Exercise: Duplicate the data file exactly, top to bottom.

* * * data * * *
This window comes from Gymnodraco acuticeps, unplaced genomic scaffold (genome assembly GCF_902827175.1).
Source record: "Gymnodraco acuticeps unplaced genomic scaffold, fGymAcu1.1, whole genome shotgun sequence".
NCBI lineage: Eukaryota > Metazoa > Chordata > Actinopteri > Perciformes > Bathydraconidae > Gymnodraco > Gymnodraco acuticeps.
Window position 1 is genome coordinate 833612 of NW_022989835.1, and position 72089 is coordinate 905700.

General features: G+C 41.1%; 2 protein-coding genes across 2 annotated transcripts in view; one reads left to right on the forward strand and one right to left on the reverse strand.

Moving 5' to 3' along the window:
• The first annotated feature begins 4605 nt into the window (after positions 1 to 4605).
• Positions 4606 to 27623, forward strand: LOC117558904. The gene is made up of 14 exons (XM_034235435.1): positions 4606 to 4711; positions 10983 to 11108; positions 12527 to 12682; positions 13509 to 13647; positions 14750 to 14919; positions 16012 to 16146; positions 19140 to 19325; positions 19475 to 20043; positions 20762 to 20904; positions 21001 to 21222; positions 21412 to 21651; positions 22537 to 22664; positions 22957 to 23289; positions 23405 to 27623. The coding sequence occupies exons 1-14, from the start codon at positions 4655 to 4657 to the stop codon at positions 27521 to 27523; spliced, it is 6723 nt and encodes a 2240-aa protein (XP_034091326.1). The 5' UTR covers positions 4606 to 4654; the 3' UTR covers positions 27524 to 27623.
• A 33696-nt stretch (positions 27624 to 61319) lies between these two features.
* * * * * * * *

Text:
This window comes from Gymnodraco acuticeps, unplaced genomic scaffold (genome assembly GCF_902827175.1).
Source record: "Gymnodraco acuticeps unplaced genomic scaffold, fGymAcu1.1, whole genome shotgun sequence".
NCBI lineage: Eukaryota > Metazoa > Chordata > Actinopteri > Perciformes > Bathydraconidae > Gymnodraco > Gymnodraco acuticeps.
Window position 1 is genome coordinate 833612 of NW_022989835.1, and position 72089 is coordinate 905700.

General features: G+C 41.1%; 2 protein-coding genes across 2 annotated transcripts in view; one reads left to right on the forward strand and one right to left on the reverse strand.

Moving 5' to 3' along the window:
• The first annotated feature begins 4605 nt into the window (after positions 1 to 4605).
• Positions 4606 to 27623, forward strand: LOC117558904. The gene is made up of 14 exons (XM_034235435.1): positions 4606 to 4711; positions 10983 to 11108; positions 12527 to 12682; positions 13509 to 13647; positions 14750 to 14919; positions 16012 to 16146; positions 19140 to 19325; positions 19475 to 20043; positions 20762 to 20904; positions 21001 to 21222; positions 21412 to 21651; positions 22537 to 22664; positions 22957 to 23289; positions 23405 to 27623. The coding sequence occupies exons 1-14, from the start codon at positions 4655 to 4657 to the stop codon at positions 27521 to 27523; spliced, it is 6723 nt and encodes a 2240-aa protein (XP_034091326.1). The 5' UTR covers positions 4606 to 4654; the 3' UTR covers positions 27524 to 27623.
• A 33696-nt stretch (positions 27624 to 61319) lies between these two features.